The Concept of Ownership Taken Too Far

And how awesome it feels to be misunderstood

Here at LV we talk often about owning up to your faults and taking the blame. But what about the times when you are blamed unfairly? When you are shamed for things you could not control?


Whatever went wrong, you are suddenly staring up at a blinding spotlight and everyone is looking at you for an apology and an explanation of why you messed up so badly.

You’re okay with taking the blame when it is due. You are proactive and take ownership and are open about your flaws. But this is blown waaay out of proportion.

This one time I took a job out of my comfort zone. The short story is it didn’t work out.

Sadly, this institution was caught up in the blame game. This is always sad, because an entire culture is focused on assigning faults instead of learning from them.

I quickly made many mistakes while there. I struggled with my main objective. I communicated poorly. I mismanaged my team. And when my career there began to collapse, I failed to see the obvious — it was game over.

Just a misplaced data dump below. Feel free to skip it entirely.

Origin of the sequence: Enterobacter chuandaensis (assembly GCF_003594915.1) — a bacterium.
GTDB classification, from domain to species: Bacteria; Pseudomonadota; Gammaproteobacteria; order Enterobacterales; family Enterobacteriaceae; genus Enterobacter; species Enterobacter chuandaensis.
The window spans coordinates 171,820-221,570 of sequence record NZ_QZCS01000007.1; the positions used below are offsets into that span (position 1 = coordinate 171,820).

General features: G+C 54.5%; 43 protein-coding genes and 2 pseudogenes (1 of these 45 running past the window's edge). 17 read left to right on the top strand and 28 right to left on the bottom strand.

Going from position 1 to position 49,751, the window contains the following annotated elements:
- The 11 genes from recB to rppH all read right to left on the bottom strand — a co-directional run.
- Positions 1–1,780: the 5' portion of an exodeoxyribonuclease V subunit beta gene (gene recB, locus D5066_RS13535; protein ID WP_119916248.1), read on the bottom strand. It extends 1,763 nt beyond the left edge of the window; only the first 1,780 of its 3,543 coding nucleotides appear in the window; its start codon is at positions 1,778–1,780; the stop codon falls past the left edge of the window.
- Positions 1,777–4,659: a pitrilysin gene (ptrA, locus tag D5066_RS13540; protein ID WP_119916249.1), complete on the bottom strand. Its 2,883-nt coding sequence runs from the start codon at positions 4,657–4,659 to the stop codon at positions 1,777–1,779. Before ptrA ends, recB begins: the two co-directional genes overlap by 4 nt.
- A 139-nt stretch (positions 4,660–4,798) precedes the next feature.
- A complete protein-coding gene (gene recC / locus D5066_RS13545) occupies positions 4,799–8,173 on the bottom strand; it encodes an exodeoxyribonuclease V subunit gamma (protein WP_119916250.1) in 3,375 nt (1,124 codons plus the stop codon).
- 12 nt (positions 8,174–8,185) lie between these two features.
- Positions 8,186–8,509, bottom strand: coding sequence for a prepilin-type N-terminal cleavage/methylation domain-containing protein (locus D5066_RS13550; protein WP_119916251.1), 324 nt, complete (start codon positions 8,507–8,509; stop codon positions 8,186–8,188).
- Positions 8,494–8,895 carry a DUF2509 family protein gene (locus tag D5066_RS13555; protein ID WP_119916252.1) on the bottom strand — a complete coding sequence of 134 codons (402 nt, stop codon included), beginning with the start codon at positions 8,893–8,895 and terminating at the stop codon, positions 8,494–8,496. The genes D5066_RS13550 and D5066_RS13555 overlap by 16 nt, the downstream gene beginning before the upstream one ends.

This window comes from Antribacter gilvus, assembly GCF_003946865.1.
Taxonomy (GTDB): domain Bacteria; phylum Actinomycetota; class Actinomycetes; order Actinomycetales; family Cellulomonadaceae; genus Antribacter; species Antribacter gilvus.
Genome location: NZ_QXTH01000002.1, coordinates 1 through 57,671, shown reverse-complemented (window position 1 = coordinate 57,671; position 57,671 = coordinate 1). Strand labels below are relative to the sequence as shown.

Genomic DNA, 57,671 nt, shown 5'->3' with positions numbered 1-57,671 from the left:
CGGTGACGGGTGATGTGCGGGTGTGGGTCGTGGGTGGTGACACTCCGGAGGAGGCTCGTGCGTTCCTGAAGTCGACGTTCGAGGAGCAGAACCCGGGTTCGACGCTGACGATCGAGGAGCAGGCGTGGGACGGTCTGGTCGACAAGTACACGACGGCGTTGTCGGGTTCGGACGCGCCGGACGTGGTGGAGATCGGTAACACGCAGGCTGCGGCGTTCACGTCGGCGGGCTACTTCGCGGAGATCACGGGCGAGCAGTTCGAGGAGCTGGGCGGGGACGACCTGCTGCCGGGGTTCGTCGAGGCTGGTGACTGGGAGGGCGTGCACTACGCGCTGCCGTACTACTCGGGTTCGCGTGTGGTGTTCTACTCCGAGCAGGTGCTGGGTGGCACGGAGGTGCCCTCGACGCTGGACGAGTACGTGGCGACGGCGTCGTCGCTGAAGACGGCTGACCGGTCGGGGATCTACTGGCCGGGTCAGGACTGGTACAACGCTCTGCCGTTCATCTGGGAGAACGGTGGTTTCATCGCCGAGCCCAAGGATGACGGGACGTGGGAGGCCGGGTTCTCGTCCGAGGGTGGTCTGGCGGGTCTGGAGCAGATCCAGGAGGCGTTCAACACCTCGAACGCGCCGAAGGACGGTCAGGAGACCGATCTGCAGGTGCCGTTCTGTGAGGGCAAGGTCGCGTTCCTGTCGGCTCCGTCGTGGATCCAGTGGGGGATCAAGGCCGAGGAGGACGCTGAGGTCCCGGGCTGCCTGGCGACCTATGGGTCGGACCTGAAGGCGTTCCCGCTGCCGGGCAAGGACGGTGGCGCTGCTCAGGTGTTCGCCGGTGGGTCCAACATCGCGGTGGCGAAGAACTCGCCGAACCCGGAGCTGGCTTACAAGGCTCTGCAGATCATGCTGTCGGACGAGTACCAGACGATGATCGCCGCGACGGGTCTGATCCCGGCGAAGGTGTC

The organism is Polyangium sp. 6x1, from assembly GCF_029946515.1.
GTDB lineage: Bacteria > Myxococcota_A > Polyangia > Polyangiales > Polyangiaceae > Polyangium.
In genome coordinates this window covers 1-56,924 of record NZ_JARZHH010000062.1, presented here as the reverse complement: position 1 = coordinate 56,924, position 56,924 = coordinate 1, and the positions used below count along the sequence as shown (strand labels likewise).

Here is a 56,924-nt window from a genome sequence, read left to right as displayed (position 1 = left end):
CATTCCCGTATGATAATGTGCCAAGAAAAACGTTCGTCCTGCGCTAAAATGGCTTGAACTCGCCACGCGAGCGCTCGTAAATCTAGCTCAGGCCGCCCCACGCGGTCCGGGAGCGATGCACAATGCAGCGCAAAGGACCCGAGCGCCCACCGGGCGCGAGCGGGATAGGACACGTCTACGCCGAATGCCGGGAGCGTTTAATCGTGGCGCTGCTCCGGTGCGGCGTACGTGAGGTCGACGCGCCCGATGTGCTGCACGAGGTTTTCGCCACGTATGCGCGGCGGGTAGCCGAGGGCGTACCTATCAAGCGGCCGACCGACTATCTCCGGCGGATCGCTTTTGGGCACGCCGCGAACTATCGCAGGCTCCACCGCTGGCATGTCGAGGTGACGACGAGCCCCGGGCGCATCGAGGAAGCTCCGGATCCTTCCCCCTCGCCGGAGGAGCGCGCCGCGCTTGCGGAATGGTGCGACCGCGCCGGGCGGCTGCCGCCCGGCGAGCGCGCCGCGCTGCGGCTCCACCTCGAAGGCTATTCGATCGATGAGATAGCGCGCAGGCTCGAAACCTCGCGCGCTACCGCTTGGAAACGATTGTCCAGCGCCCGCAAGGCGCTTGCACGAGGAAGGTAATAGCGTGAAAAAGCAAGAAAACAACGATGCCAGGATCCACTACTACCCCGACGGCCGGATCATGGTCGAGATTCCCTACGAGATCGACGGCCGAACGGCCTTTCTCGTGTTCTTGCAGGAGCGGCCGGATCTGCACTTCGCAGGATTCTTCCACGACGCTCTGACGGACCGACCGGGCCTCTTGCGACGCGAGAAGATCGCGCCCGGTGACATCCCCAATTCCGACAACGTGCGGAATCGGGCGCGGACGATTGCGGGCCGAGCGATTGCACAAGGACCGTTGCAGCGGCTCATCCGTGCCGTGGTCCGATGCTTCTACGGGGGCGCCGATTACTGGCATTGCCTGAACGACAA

Suddenly I’m talking to Human Resources and can’t get my boss to return my calls. (This is when you know for sure you’re in for a big raise!) And though the picture HR painted definitely had my fingerprints all over it, there was just no way I could ever shoulder the full weight of how things worked out. I acted pretty foolishly, but it would never explain everything which went wrong.

At this point, there was no fixing the problem. There was no restitution or correcting the false information. The “facts” were in and I was guilty without a shadow of a doubt. The judge and jury tampered with the evidence, to my demise, and I sullenly accepted all of the blame available.

Needless to say, I didn’t get the chance to stick around until retirement.

Faults fully acknowledged, I was still horribly read the wrong way. Misinterpreted and misunderstood. Definitely didn’t need any counseling after that one…

God and I knew what went wrong and how I participated. No argument there. And when the smoke cleared and the fog lifted, I was finally able to shrug off the excess blame, because it was never mine in the first place.

Lesson learned.

How can you avoid taking undue responsibility for events you cannot control?